Visual Diagnosis in Pediatrics
1st Edition

70
Hypopigmented Rashes
George A. Datto III
Approach to the Problem
Change in skin pigmentation are often noticed by parents and brought to the attention of clinicians. Hypopigmentation is more easily appreciated in darker-skinned individuals when an increase in color contrast is present between the rash and the normal pigmented skin. Hypopigmentation results from a loss of melanin within the epidermal keratinocytes. Diseases causing hypopigmentation range from benign transient conditions to those that can be associated with significant systemic complications.
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DIAGNOSIS ICD-9 DISTINGUISHING CHARACTERISTICS DISTRIBUTION ASSOCIATED FINDINGS COMPLICATIONS PREDISPOSING FACTORS
Postinflammatory Hypopigmentation 709.0 Irregular patches at sites of previous dermatitis Sites of previous skin inflammation or trauma None None Insect bites
Contact dermatitis
Atopic dermatitis
Seborrheic dermatitis
Tinea Versicolor 111.0 Macules with fine scale
Color depends on contrasting skin pigment
Neck
Chest
Upper back
Upper arms
None None Malassezia furfur
Pityriasis Alba 696.5 Macules with fine scale Face
Upper trunk
Proximal extremities
None None Often present in individuals with atopy
Vitiligo 709.01 Well-circumscribed macules Face—eyes and mouth
Hands, feet, elbows, knees, and ankles
None Autoimmune disorders in adults Positive family history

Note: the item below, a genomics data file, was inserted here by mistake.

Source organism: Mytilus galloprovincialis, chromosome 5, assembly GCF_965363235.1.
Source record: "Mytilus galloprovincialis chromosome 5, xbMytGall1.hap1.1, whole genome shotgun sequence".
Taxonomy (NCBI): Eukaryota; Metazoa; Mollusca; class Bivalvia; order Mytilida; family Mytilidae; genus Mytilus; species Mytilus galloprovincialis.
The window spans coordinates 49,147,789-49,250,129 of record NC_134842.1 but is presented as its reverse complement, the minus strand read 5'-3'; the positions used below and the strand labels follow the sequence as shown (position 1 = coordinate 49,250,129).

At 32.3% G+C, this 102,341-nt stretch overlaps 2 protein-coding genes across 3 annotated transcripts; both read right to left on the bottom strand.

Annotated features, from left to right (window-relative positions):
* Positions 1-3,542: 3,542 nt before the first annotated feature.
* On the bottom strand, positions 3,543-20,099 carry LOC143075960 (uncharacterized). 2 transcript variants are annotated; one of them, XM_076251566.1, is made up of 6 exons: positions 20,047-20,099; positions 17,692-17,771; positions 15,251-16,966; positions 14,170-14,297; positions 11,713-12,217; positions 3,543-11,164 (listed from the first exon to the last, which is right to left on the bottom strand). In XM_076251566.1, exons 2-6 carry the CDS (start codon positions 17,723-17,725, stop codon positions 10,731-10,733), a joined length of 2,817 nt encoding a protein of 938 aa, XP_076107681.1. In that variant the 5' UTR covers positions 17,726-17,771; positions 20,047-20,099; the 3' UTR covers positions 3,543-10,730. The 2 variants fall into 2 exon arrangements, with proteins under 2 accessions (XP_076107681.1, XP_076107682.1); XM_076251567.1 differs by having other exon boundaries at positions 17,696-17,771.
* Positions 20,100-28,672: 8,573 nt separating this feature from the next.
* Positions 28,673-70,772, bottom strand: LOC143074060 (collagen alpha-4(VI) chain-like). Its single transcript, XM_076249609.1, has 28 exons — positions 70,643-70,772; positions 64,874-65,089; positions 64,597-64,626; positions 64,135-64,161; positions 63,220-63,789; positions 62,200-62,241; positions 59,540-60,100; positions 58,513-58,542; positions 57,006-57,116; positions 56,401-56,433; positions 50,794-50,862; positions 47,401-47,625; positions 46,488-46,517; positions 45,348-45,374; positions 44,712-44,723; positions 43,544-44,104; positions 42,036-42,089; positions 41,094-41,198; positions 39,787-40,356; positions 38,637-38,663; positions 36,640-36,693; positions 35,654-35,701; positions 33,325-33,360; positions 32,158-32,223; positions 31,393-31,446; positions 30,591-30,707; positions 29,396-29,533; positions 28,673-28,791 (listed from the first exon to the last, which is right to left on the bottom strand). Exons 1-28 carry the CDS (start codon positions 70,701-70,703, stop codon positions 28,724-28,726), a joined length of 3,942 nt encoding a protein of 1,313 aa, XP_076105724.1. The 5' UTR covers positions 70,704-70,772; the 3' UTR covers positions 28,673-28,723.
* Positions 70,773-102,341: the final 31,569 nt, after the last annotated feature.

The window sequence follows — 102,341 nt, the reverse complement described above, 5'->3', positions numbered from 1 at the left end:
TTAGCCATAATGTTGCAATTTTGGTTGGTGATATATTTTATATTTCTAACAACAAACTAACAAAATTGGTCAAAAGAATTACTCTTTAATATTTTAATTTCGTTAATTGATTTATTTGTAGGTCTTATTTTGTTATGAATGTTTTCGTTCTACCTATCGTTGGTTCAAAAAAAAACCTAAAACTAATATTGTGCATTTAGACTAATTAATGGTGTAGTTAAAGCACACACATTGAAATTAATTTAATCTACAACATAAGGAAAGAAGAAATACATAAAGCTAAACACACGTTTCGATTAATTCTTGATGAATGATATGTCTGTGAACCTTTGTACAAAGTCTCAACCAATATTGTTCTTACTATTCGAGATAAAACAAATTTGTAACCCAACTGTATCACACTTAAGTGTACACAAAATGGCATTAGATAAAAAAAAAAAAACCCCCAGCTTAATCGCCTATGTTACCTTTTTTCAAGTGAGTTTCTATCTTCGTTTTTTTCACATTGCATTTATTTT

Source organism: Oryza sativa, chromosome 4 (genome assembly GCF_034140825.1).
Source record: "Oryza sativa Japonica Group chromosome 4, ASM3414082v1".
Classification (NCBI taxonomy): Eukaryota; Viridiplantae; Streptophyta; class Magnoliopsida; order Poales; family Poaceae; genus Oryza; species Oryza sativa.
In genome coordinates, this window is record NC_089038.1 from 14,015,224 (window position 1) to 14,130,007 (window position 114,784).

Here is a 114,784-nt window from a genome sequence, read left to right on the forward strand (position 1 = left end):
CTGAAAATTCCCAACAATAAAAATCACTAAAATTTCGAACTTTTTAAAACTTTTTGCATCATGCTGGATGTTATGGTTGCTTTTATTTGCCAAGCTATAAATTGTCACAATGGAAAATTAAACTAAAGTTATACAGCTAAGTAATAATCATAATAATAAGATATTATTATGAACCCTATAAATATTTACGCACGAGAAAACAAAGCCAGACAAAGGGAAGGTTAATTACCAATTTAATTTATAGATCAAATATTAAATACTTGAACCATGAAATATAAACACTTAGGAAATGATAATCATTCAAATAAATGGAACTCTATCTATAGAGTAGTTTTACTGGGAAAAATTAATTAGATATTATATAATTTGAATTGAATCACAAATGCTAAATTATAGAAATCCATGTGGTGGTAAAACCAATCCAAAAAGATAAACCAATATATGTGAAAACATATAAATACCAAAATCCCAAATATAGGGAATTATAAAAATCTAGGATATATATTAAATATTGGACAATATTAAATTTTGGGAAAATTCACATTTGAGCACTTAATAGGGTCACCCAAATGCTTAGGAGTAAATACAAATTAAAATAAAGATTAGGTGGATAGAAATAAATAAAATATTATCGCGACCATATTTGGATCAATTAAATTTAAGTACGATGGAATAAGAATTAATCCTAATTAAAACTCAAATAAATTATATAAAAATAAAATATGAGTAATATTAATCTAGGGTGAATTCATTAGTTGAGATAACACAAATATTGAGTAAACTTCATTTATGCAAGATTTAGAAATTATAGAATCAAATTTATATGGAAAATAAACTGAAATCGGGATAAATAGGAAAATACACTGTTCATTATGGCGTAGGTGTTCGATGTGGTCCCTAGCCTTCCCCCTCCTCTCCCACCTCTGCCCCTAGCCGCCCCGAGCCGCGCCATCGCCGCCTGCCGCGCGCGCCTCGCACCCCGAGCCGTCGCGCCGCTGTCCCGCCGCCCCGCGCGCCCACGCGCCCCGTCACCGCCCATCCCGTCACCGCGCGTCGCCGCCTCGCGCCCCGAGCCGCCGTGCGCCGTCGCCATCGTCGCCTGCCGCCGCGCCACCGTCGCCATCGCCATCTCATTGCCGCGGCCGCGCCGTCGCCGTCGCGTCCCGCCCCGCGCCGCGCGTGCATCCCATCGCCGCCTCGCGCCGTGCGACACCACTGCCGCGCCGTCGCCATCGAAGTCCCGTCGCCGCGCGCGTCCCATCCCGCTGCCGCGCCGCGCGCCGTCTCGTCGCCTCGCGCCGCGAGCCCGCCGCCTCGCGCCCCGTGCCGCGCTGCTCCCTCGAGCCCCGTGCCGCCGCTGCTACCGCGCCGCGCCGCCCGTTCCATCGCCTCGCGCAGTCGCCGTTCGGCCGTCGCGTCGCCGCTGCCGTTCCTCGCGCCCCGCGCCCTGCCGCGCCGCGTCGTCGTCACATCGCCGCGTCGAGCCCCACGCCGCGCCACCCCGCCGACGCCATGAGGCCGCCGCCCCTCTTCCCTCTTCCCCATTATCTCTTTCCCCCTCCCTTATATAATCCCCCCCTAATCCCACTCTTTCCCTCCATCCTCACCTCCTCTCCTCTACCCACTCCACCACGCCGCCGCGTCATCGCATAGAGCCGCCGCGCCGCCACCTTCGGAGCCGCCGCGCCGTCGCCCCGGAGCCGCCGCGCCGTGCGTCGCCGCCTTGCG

Tuberous Sclerosis 759.5 Congenital small macules Posterior trunk
Extremities
Facial angiofibroma
Shagreen patch
Periungal fibroma
Cardiac rhabdomyomas
Seizures
Mental retardation
Autosomal dominant
60% new mutations in genes coding for hamartin and tuberin
Hypomelanosis of Ito 709.0 Congenital hypopigmented whorls Trunk with midline demarcation Strabismus
Nystagmus
Seizures Xp II mutation
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Figure 70-1 Postinflammatory hypopigmentation following a diaper dermatitis. (Courtesy of George A. Datto, III, MD.)
Figure 70-2 Tinea versicolor. Hypopigmented scaly lesions on the back of a darkly pigmented adolescent. (Courtesy of George A. Datto, III, MD.)
Figure 70-3 Tinea versicolor under Wood’s lamp. Note the blue-whitish fluorescence. (Courtesy of Paul S. Matz, MD.)
Figure 70-4 Pityriasis alba. (Courtesy of George A. Datto, III, MD.)
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Figure 70-5 Vitiligo. (Courtesy of Paul S. Matz. MD.)
Figure 70-6 Segmental vitilgo on the foot of a child. (Courtesy of George A. Datto, III, MD.)
Figure 70-7 Tuberous sclerosis. Hypopigmented “confetti” macules on the back of a child with tuberous sclerosis. (Courtesy of George A. Datto, III, MD.)
Figure 70-8 Hypomelanosis of Ito. Linear swirl pattern of hypopigmentation on abdomen. (Courtesy of George A. Datto, III, MD.)
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Other Diagnoses to Consider
  • albnism
  • Piebaldism
  • Nevus depigmentosus
  • Nevus anemicus
Suggested Readings
Dohil MA, Baugh WP. Vascular and pigmented birthmarks. Pediatr Clin North Am. 2000;47(4):783–812.
Hurwitz S. Clinical pediatric dermatology. 2nd ed. Philadelphia: WB Saunders; 1993:458–465.
Weston WL, Lane AT, Morelli JG, eds. Color textbook of pediatric dermatology. 3rd ed. St. Louis: Mosby; 2002:247–250.